2. Flexibility - While many processes are maintained within a business indefinitely, alterations are often made to adapt to external factors and improve efficiency. For these reasons, companies must ensure that there is flexibility within their processes to make changes when needed.

3. Specificity - An adequate process must have well-defined phases, inputs, and factors that contribute to the output. These steps should clearly illustrate the operation's beginning, middle, end, and ultimate goal. If a process is automated using a BPM system, further terms, such as the benefits of automation and requirements for human intervention, should be explained.

4. Measurability - The metrics of a business process must be measurable to allow management to decide if automated solutions are needed to improve efficiency and reliability. Managers should be able to pull key performance indicators (KPIs) from every phase within an operation, to allow finetuning on specific functions.

4 Ways to Get the Most Out of Business Processes

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While every organization has routine processes that they perform, these operations are often unorganized and undefined. Without thorough and explicit instructions, employees may be confused about the best practices for each step. There are several tools companies can use to improve business processes, including-

1. Business Process Mapping

Business process mapping physically outlines each process, from the first step to the last. Management can use paper and pen methods or advanced management software that digitally visualizes a model of the operation.

Once the processes are illustrated, management is responsible for generating reports, data analyses, and actionable insights to monitor performance levels.

2. Business Process Improvement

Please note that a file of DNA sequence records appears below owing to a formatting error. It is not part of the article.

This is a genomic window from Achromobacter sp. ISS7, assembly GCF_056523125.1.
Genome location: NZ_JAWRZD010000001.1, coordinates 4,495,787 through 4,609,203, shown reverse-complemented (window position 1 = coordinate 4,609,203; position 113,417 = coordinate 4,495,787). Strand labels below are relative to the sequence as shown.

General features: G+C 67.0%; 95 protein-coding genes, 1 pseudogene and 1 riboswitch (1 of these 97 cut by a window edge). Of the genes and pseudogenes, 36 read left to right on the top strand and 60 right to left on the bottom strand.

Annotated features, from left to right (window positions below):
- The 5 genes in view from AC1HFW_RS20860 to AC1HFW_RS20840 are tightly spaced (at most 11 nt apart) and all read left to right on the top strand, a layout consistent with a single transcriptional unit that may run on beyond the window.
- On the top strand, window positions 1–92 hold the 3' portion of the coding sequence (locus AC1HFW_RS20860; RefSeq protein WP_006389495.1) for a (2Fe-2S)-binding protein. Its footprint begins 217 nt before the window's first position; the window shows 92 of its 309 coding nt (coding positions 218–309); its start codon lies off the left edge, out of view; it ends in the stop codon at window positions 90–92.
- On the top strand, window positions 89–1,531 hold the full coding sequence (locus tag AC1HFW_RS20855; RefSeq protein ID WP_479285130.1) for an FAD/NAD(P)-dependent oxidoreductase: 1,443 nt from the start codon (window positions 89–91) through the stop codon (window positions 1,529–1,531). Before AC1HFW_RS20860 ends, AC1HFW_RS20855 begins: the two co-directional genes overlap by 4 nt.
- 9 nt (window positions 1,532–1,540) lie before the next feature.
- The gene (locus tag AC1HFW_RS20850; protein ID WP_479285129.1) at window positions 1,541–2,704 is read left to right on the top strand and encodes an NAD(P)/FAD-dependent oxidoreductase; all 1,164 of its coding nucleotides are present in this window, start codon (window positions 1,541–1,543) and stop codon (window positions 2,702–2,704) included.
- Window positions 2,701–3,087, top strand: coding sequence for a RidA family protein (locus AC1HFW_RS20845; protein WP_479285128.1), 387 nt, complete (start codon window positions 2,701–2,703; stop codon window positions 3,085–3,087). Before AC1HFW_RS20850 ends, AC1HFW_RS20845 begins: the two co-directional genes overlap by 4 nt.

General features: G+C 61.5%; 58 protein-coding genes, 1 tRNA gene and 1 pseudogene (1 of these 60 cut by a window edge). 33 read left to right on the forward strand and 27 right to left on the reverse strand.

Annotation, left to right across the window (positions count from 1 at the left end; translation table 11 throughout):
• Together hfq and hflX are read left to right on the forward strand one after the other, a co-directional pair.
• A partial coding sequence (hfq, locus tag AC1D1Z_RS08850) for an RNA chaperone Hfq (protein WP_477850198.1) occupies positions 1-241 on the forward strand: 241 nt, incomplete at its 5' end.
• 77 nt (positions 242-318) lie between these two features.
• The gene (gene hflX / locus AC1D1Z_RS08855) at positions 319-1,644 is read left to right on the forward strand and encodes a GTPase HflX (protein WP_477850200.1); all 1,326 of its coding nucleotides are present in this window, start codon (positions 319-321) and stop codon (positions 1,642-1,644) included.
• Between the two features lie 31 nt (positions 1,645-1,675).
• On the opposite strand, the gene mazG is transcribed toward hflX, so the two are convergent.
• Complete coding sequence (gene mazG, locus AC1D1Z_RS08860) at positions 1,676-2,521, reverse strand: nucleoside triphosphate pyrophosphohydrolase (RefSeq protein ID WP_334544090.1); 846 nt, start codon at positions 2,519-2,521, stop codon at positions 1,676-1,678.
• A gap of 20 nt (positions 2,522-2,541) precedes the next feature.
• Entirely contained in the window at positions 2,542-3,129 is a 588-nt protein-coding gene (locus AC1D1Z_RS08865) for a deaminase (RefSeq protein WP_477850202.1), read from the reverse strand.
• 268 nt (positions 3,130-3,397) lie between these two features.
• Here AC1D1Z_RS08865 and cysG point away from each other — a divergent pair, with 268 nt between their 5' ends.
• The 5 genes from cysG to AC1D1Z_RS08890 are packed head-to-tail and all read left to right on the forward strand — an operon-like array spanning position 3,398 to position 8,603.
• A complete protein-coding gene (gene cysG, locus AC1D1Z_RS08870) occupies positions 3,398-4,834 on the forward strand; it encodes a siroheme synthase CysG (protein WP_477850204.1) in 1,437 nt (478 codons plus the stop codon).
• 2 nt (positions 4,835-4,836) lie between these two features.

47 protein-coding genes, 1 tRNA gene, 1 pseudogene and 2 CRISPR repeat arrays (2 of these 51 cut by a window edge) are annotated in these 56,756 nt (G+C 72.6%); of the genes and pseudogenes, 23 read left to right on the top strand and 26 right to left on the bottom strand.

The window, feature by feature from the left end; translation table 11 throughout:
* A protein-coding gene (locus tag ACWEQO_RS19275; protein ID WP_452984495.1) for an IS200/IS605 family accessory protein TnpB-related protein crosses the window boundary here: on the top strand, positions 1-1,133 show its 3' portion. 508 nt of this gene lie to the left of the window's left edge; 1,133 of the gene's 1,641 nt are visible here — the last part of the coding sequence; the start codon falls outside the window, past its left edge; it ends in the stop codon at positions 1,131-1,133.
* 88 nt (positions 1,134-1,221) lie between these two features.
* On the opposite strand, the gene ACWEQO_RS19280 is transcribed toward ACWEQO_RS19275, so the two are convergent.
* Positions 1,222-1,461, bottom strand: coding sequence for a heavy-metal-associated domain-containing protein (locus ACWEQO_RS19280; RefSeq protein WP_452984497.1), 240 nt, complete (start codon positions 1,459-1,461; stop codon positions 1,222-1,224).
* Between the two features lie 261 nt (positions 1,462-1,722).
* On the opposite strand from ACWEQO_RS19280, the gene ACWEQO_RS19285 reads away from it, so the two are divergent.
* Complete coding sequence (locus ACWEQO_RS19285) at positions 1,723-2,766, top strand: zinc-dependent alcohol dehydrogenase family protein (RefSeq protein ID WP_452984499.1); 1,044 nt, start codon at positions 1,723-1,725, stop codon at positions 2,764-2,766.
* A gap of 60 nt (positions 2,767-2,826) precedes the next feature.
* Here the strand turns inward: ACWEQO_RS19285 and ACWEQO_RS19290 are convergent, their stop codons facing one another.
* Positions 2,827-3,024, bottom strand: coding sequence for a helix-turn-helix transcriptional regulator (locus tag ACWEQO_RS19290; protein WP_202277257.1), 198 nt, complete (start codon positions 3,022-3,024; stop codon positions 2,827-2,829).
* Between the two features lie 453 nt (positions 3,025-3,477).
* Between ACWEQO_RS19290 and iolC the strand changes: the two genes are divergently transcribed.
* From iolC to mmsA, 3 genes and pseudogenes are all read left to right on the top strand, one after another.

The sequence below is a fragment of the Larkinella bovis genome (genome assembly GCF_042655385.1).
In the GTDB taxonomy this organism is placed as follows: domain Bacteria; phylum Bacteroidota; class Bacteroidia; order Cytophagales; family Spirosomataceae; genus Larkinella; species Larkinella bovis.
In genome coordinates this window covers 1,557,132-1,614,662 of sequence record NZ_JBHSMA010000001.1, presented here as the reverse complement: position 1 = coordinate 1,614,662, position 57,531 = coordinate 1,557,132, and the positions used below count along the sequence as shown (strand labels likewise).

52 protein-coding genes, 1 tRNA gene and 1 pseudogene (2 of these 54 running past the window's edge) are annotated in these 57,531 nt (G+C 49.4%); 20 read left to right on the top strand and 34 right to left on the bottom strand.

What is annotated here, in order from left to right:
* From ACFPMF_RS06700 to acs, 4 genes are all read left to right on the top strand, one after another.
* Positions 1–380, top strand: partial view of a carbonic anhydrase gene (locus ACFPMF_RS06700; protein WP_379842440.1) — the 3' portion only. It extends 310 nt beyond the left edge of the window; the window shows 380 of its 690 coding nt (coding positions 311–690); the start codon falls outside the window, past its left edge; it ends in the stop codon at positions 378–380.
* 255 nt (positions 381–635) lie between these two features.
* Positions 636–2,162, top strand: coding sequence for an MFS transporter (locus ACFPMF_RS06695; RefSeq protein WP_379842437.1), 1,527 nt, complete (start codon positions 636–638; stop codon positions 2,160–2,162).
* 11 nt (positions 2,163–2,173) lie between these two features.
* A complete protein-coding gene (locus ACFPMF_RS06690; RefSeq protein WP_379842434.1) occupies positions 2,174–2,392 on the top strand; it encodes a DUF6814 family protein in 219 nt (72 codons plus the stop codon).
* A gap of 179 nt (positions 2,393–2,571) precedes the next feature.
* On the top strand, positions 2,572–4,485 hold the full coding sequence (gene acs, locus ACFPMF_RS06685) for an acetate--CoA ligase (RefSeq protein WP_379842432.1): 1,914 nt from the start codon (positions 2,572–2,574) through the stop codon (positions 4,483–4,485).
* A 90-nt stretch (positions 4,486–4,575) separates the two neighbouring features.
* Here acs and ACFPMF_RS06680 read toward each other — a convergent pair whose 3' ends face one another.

Once every process is clearly defined and mapped out, companies acquire a holistic view of their performance, allowing them to make changes where needed. This often leads to a business process improvement (BPI) campaign, in which management works from the top down to improve processes.

When renovating operations, managers may find that certain phases contribute little to the outcome or are inefficient. By eliminating wasteful steps, businesses can reduce operational expenses to boost performance and profits.

3. Business Process Automation

Business process automation (BPA) uses advanced software to automate standard business processes, reducing manual labor. Without human intervention, management does not have to worry about human error compromising data integrity or reducing process efficiency.

BPA also minimizes the time needed to execute basic operations, reducing the use of resources and labor costs. Automated software performs processes based on programmed steps to ensure the desired outcome is always achieved, promoting reliability and consistency.

4. Business Process Re-Engineering

Some businesses still utilize outdated processes that significantly limit productivity and profitability. Adding to an obsolete process can quickly add up unnecessary expenses and often result in a faulty operation. Instead, companies with older systems should consider starting from the ground up.

Business process re-reengineering (BPR) requires organizations to dismantle their inefficient processes and legacy systems and find more efficient methods to perform operations. While re-engineering can be manual, automated software can streamline processes, including accounting, email marketing, and employee maintenance.


Business processes are the building blocks of a company that ensures all internal operations are correctly executed. Defined processes can minimize operational risks while promoting productivity, functionality, and business expansion.